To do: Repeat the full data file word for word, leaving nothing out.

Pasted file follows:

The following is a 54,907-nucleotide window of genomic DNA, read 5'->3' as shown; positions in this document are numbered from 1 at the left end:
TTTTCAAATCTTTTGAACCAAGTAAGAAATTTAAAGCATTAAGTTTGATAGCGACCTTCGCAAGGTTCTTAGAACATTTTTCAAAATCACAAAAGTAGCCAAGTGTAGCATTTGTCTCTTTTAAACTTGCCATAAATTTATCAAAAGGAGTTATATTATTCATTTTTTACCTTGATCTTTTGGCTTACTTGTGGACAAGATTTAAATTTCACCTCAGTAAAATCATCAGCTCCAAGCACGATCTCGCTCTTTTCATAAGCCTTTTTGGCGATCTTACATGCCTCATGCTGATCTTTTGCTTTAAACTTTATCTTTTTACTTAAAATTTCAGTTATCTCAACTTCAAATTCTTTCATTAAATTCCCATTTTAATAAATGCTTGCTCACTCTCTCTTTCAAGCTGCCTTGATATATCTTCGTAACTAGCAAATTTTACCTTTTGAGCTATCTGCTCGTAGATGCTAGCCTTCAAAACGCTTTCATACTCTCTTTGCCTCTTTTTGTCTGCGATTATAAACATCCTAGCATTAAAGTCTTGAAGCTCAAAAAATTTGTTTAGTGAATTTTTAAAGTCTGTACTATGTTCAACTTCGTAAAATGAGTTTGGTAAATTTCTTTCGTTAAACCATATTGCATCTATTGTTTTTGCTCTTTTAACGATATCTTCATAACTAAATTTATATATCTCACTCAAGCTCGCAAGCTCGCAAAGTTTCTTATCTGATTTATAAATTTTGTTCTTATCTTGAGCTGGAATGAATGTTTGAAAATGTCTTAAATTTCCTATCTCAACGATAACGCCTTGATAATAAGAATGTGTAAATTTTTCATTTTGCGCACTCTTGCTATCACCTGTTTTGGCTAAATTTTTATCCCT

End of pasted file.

The following is a 54,907-nucleotide window of genomic DNA, read 5'->3' as shown; positions in this document are numbered from 1 at the left end:
TTTTCAAATCTTTTGAACCAAGTAAGAAATTTAAAGCATTAAGTTTGATAGCGACCTTCGCAAGGTTCTTAGAACATTTTTCAAAATCACAAAAGTAGCCAAGTGTAGCATTTGTCTCTTTTAAACTTGCCATAAATTTATCAAAAGGAGTTATATTATTCATTTTTTACCTTGATCTTTTGGCTTACTTGTGGACAAGATTTAAATTTCACCTCAGTAAAATCATCAGCTCCAAGCACGATCTCGCTCTTTTCATAAGCCTTTTTGGCGATCTTACATGCCTCATGCTGATCTTTTGCTTTAAACTTTATCTTTTTACTTAAAATTTCAGTTATCTCAACTTCAAATTCTTTCATTAAATTCCCATTTTAATAAATGCTTGCTCACTCTCTCTTTCAAGCTGCCTTGATATATCTTCGTAACTAGCAAATTTTACCTTTTGAGCTATCTGCTCGTAGATGCTAGCCTTCAAAACGCTTTCATACTCTCTTTGCCTCTTTTTGTCTGCGATTATAAACATCCTAGCATTAAAGTCTTGAAGCTCAAAAAATTTGTTTAGTGAATTTTTAAAGTCTGTACTATGTTCAACTTCGTAAAATGAGTTTGGTAAATTTCTTTCGTTAAACCATATTGCATCTATTGTTTTTGCTCTTTTAACGATATCTTCATAACTAAATTTATATATCTCACTCAAGCTCGCAAGCTCGCAAAGTTTCTTATCTGATTTATAAATTTTGTTCTTATCTTGAGCTGGAATGAATGTTTGAAAATGTCTTAAATTTCCTATCTCAACGATAACGCCTTGATAATAAGAATGTGTAAATTTTTCATTTTGCGCACTCTTGCTATCACCTGTTTTGGCTAAATTTTTATCCCT